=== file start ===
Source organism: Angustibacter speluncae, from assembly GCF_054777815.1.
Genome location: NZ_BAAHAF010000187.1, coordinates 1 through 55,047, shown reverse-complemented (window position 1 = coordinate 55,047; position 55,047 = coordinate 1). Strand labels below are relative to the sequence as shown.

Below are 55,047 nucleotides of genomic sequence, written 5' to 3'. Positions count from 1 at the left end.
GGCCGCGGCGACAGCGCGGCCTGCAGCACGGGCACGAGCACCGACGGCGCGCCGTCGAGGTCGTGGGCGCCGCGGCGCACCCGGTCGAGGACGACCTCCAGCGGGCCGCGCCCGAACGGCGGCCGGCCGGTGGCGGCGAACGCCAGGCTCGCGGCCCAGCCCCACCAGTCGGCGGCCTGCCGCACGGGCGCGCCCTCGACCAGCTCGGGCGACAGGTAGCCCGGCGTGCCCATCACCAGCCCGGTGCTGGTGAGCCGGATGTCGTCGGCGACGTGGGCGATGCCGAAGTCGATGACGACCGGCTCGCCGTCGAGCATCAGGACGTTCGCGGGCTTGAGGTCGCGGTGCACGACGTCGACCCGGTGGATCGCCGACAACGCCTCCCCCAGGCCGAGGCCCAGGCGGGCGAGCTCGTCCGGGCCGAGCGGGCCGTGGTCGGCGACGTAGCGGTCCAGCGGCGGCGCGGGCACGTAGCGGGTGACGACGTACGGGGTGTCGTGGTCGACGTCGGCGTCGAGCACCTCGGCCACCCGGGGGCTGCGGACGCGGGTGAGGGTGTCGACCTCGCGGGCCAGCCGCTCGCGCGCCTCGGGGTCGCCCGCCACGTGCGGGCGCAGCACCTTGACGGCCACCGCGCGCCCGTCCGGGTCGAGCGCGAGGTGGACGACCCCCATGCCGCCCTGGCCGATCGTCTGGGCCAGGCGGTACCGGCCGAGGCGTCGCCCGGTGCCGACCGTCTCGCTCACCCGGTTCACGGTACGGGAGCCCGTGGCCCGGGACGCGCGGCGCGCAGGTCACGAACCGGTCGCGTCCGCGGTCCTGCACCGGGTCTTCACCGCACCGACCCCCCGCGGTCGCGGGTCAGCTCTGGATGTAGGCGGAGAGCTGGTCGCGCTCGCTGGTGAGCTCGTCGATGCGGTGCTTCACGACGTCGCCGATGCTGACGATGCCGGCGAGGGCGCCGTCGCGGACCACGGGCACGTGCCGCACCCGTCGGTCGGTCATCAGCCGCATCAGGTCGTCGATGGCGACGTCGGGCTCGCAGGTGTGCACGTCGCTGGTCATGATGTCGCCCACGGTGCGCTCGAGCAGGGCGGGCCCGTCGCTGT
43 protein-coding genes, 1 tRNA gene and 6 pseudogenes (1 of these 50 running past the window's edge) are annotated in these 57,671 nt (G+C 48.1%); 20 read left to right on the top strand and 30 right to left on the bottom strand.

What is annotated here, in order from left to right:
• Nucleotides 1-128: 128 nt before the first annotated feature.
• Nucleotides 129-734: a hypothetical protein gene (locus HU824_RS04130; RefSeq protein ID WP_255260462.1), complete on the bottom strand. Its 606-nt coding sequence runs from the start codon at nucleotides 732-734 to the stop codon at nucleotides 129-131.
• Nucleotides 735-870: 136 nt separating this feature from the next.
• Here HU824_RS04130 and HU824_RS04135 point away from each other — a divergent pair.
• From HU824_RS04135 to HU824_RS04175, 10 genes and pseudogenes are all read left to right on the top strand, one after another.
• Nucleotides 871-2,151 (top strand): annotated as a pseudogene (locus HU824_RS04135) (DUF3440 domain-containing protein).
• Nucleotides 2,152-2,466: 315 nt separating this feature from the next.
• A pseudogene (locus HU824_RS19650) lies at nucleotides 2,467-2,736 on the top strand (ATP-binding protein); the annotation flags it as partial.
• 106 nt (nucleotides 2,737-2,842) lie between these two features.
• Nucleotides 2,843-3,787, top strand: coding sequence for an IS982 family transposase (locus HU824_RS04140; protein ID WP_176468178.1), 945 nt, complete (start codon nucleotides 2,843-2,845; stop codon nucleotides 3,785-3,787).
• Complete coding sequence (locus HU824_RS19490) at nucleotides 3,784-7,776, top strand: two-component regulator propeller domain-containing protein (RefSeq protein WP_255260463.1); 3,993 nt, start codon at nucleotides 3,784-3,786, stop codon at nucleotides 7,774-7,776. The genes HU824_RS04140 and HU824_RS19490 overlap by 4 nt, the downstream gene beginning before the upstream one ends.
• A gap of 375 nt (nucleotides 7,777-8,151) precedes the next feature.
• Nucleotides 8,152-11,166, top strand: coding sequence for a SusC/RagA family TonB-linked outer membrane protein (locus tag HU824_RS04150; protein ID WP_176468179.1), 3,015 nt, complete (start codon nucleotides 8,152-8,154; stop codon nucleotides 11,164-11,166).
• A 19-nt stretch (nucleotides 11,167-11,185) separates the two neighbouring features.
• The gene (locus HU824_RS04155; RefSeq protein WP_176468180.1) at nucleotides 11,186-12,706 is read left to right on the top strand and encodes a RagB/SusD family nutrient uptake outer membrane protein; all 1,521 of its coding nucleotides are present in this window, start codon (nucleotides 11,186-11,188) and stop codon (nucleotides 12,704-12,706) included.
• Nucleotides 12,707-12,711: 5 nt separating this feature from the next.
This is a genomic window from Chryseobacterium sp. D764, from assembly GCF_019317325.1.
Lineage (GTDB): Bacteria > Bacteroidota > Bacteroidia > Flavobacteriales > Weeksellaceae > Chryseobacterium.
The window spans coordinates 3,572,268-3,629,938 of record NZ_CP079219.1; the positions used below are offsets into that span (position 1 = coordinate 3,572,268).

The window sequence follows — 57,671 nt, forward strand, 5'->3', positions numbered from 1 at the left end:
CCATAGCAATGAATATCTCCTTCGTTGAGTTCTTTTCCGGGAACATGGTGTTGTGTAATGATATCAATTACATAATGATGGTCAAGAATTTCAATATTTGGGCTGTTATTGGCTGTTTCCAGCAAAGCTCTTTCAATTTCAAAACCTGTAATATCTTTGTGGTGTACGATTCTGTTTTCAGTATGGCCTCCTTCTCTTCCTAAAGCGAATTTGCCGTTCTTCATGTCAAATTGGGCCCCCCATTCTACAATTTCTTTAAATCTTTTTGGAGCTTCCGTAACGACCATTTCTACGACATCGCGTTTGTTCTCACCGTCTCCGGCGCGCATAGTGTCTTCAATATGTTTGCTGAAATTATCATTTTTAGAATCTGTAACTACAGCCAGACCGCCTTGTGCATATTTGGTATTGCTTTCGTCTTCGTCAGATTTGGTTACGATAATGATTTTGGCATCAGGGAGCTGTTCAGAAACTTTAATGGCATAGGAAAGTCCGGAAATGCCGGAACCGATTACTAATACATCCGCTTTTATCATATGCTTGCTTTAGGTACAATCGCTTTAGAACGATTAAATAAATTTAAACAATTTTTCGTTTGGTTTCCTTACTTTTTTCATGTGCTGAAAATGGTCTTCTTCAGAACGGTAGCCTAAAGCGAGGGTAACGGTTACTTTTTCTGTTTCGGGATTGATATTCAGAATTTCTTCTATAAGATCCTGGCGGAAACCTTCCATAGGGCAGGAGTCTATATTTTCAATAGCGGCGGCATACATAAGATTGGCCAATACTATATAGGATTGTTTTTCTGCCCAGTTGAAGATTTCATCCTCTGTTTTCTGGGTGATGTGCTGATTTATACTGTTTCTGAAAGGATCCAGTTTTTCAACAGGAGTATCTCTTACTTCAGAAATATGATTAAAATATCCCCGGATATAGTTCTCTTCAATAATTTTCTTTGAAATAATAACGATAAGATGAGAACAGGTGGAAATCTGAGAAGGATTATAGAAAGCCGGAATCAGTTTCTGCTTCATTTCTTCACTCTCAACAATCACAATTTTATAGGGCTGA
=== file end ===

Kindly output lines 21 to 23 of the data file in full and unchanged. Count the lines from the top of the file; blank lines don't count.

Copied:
• The gene (locus HU824_RS04155; RefSeq protein WP_176468180.1) at nucleotides 11,186-12,706 is read left to right on the top strand and encodes a RagB/SusD family nutrient uptake outer membrane protein; all 1,521 of its coding nucleotides are present in this window, start codon (nucleotides 11,186-11,188) and stop codon (nucleotides 12,704-12,706) included.
• Nucleotides 12,707-12,711: 5 nt separating this feature from the next.
This is a genomic window from Chryseobacterium sp. D764, from assembly GCF_019317325.1.